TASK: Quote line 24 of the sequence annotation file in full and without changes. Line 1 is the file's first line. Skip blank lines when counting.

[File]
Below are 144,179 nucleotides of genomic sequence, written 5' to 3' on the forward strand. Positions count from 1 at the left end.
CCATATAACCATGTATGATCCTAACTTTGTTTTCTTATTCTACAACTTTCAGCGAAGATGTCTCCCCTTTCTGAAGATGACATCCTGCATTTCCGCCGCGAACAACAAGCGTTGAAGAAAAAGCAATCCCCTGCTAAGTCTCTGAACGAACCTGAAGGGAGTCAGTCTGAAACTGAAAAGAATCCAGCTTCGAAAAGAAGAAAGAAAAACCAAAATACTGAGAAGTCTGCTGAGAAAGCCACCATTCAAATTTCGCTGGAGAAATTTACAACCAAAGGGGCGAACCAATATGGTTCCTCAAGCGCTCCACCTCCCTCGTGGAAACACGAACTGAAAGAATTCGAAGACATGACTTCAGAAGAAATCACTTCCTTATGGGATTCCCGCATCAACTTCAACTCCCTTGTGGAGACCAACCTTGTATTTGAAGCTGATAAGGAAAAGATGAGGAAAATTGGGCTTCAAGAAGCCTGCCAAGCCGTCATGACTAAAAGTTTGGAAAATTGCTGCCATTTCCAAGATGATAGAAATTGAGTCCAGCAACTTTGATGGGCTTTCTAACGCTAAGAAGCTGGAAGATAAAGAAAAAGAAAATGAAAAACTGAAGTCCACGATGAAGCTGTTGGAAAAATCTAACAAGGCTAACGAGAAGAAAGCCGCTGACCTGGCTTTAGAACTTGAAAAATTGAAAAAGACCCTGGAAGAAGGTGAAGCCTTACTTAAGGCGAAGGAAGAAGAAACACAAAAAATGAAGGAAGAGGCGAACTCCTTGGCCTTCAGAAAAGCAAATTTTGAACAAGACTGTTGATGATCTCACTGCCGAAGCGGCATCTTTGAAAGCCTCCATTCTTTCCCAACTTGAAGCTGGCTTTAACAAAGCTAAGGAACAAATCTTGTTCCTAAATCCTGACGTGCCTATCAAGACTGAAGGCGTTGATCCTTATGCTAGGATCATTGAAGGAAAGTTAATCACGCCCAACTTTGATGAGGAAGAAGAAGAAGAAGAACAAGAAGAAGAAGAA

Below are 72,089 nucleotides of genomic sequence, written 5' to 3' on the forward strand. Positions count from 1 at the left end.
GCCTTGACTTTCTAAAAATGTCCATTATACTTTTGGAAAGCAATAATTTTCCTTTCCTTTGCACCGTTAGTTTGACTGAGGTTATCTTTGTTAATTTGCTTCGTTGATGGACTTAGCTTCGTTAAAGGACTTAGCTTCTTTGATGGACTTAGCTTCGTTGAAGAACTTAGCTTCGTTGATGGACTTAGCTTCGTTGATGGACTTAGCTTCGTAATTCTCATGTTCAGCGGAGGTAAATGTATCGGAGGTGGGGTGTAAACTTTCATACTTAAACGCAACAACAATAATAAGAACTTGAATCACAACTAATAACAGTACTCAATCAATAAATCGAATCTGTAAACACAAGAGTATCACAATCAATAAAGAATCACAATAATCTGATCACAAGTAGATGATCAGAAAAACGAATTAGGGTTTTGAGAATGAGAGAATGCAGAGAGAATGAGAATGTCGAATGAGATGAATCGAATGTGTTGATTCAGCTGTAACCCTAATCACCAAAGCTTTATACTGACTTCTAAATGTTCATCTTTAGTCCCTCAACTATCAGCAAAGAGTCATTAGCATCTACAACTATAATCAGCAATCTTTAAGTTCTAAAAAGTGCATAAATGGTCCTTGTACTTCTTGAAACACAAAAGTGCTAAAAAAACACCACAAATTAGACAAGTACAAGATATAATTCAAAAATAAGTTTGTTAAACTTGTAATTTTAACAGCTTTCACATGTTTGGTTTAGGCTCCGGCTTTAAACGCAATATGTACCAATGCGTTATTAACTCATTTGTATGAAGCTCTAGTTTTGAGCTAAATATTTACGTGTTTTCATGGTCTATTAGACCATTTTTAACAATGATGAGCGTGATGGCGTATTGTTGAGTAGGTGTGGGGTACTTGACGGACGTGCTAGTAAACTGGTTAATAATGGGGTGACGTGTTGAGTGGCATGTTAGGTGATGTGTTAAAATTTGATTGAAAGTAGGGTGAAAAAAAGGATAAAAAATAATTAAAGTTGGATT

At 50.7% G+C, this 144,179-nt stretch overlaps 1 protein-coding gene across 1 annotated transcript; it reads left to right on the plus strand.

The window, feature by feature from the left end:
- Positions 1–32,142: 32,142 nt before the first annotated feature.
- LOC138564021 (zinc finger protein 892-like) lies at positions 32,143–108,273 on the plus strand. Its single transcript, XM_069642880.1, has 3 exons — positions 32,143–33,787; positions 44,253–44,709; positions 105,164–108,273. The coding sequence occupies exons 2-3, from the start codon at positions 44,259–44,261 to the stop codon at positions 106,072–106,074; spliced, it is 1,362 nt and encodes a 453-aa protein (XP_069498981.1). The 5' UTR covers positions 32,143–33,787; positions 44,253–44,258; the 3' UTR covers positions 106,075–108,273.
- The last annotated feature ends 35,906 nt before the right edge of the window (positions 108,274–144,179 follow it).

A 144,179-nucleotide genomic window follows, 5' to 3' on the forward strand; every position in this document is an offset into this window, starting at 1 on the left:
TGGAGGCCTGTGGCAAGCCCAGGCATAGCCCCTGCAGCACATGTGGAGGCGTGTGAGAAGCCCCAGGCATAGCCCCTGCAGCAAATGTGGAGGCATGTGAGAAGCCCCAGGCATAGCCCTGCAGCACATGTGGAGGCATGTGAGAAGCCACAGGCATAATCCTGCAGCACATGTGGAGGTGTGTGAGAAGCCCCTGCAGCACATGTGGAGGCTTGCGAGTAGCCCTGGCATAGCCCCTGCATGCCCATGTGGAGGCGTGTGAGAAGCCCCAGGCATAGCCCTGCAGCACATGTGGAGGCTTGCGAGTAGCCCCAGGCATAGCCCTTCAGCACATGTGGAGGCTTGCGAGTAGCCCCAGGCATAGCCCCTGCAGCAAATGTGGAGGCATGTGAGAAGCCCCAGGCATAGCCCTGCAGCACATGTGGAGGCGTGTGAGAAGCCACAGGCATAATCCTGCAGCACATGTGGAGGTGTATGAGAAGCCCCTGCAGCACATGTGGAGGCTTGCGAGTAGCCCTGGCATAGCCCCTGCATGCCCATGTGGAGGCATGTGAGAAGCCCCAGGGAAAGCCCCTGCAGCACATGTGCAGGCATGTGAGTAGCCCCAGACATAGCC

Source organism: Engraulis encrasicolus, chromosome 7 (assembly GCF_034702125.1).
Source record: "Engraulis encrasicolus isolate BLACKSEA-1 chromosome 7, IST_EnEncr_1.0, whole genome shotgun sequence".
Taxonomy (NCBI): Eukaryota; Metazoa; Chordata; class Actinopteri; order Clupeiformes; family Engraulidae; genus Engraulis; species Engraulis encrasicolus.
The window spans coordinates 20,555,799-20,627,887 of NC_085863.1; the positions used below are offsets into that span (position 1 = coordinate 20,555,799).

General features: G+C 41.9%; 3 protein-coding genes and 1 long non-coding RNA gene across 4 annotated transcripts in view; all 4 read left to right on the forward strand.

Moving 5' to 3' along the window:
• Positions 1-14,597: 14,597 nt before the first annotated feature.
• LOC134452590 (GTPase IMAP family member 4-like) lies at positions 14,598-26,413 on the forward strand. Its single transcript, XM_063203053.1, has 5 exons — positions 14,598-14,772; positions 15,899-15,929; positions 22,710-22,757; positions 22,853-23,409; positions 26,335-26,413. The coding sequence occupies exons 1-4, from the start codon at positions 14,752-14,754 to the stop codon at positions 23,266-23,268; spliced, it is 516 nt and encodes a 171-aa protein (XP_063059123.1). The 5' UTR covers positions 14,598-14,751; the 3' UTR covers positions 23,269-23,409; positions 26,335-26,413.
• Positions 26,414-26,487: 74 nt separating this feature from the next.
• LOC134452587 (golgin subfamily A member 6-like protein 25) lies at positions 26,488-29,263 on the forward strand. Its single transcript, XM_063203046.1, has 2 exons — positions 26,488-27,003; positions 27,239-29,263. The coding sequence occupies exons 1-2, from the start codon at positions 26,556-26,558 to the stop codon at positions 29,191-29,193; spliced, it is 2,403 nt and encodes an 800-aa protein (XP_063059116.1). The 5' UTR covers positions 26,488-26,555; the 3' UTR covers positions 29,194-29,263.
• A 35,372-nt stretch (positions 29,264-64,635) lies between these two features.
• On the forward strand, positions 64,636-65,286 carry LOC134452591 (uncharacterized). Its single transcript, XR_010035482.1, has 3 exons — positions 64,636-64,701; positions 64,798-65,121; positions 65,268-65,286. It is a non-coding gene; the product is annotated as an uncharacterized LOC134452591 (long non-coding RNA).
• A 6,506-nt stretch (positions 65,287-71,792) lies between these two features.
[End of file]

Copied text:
• A 6,506-nt stretch (positions 65,287-71,792) lies between these two features.